Book Image

Microsoft Azure Infrastructure Services for Architects

By : John Savill
Book Image

Microsoft Azure Infrastructure Services for Architects

By: John Savill

Overview of this book

With Microsoft Azure challenging Amazon Web Services (AWS) for market share, there has been no better time for IT professionals to broaden and expand their knowledge of Microsoft’s flagship virtualization and cloud computing service. Microsoft Azure Infrastructure Services for Architects: Designing Cloud Solutions helps readers develop the skills required to understand the capabilities of Microsoft Azure for Infrastructure Services and implement a public cloud to achieve full virtualization of data, both on and off premise. Microsoft Azure provides granular control in choosing core infrastructure components, enabling IT administrators to deploy new Windows Server and Linux virtual machines, adjust usage as requirements change, and scale to meet the infrastructure needs of their entire organization. This accurate, authoritative book covers topics including IaaS cost and options, customizing VM storage, enabling external connectivity to Azure virtual machines, extending Azure Active Directory, replicating and backing up to Azure, disaster recovery, and much more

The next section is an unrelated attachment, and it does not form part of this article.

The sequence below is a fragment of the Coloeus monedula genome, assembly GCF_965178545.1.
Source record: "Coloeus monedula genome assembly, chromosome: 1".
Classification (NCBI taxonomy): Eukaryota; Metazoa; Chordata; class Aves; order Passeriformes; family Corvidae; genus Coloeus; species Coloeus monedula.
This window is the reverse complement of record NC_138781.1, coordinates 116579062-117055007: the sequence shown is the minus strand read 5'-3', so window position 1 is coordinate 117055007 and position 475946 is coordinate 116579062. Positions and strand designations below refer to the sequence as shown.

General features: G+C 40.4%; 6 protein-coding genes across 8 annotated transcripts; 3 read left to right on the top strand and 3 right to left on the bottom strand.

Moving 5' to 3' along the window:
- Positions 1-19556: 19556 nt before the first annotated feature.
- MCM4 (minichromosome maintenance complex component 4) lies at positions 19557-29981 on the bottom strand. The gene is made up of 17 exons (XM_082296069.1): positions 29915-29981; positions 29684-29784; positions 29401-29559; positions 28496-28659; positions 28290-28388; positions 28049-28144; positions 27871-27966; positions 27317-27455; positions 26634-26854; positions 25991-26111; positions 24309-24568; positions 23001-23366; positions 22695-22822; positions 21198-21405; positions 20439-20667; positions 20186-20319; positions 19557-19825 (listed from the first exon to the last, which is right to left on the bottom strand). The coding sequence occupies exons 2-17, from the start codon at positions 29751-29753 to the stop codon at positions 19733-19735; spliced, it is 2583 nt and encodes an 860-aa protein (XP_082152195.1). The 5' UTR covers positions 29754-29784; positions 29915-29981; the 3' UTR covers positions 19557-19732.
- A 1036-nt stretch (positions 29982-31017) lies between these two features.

Table of Contents (18 chapters)
Free Chapter
About the Author
End User License Agreement

Availability 101

There are many aspects to availability and it’s important to understand how the aspects fit together to architect the right solution for your organization.

Distinguishing High Availability vs. Disaster Recovery vs. Backup

Before examining solutions for availability, it’s important to understand which type of availability we need and the architectural decisions and technologies that will be leveraged. Note that we often don’t pick; we often need all three of the types of resiliency I am going to cover. You will hear about RPO and RTO when discussing backups, high availability, and disaster recovery, which relate to:

Recovery Point Objective (RPO) The recovery point in the event of an incident—i.e., how much data can be lost, e.g., 30 minutes (for unplanned incidents; planned incidents ideally would suffer no data loss)

Recovery Time Objective (RTO) The amount of time it takes to activate the resiliency and be up and running—that is...